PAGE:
Despite the lack of eyes, the blind cavefish is actually an attractive fish. Most blind cavefish have a slightly translucent body which has a yellowish tint. This translucent body gives the fish a pink, shiny surface, while its fins are often clear. There is even a pigmented, surface dwelling variety of the blind cavefish. Many hobbyist choose to really show off their blind cavefish by keeping their aquarium dimly lit.

Another reason why the blind cavefish is so popular with hobbyists is because it is truly an undemanding fish. This is why many beginning hobbyists choose this fish. The chemistry of the blind cavefish's water is not critical, but the water quality should be good. The blind cavefish will need water with a pH between 6.0 to 8.0, and a temperature anywhere between 68 to 77 degrees. A gentle flow of water is also appreciated.

The blind cavefish is a relatively small fish that won't take up a lot of space. Adult blind cavefish will usually reach a length between 3 to 4 inches long. With a school of three or more of these fish, the blind cavefish can easily be kept in a minimum of a 20 gallon tank. The blind cavefish will need to share this aquarium with other similar sized, peaceful community fish. Cichlids and other aggressive fish should never be kept in the same tank as the blind cavefish!

As you would probably guess, the interior of blind cavefish's aquarium isn't too important to this fish. However, the blind cavefish does appreciate moderate rock and plant decorations. You may be thinking that the more decorations you put in the blind cavefish's tank, the more things the fish will bump into. That shouldn't be a concern.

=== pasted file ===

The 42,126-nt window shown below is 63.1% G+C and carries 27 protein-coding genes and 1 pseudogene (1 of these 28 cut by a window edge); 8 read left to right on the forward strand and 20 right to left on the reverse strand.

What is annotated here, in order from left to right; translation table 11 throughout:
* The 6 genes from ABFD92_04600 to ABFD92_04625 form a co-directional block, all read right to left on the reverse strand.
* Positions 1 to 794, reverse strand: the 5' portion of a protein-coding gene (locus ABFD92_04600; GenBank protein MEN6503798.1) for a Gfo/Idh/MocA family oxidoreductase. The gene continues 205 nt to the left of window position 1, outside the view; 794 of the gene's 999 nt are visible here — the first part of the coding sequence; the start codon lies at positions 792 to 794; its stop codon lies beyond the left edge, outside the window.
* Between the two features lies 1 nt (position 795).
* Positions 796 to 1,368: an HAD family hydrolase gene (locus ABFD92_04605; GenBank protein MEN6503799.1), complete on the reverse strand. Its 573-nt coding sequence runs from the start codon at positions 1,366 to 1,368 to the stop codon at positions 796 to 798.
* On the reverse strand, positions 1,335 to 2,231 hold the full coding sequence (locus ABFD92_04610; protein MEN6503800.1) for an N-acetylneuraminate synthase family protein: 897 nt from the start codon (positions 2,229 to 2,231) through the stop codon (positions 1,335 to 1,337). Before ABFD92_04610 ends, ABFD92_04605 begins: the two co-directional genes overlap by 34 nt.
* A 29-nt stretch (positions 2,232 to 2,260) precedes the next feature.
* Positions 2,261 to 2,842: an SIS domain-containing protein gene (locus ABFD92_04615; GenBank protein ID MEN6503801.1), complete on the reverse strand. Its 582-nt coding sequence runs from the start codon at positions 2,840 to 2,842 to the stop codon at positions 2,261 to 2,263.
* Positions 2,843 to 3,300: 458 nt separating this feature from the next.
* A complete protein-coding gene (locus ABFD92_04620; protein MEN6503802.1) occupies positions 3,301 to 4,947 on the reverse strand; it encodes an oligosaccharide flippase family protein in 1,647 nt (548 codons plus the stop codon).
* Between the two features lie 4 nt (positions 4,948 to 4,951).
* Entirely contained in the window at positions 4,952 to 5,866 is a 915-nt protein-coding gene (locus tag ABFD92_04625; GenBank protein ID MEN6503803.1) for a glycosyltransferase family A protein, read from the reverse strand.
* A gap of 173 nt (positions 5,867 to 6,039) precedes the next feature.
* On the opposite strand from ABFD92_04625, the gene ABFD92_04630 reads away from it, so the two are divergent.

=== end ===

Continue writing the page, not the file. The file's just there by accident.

The blind cavefish is able to navigate around its environment using its lateral line system and something that is rare in other fish: an advanced memory. While many fish have an attention span of around 3 seconds, the blind cavefish uses its advanced memory to remember where everything is located. With this memory and the lateral line system, the blind cavefish rarely, if ever, bumps into anything!

Many hobbyists would probably think that it would be difficult to feed a fish that is blind. In the blind cavefish's case, that's not true. The blind cavefish has a terrific sense of smell and is highly sensitive to vibrations. While this sensitivity to vibrations may make the blind cavefish appear to be jumpy, the fish actually uses this sensitivity to find its food. Since the blind cavefish is an omnivorous fish, it will readily accept foods like brine shrimp, glass worms, bloodworms, tubifex worms and flake foods. Due to the blind cavefish searching for food nearly all of the time, this fish will be an active and often seen addition to any community aquarium.

Recently, the blind cavefish has become popular to folks other than freshwater fish hobbyists. Doctors and scientists now have a profound interest in the blind cavefish. In recent studies, the blind cavefish has been spotlighted for their acceptance of transplanted eyes. Scientists have implanted lenses from a surface dwelling fish into the blind cavefish. After eight days, lenses began to develop on the blind cavefish, and rods developed! This has given scientists a lot of insight into the development of the eye. It has also given scientists and doctors great hope for human eye transplants!

The blind cavefish is an easy fish to find. Most pet stores, and even wall to wall discount stores carry this fish simply because of its eyeless novelty. The blind cavefish may be found in some pet stores under the names Blind Cave Tetra or Silvery Tetra. In most cases, the blind cavefish is a very affordable fish. I have seen this fish retail anywhere from $4.00 up to $7.00 apiece. That's truly a small price to pay for a miraculous blind fish that may some day give sight to the blind!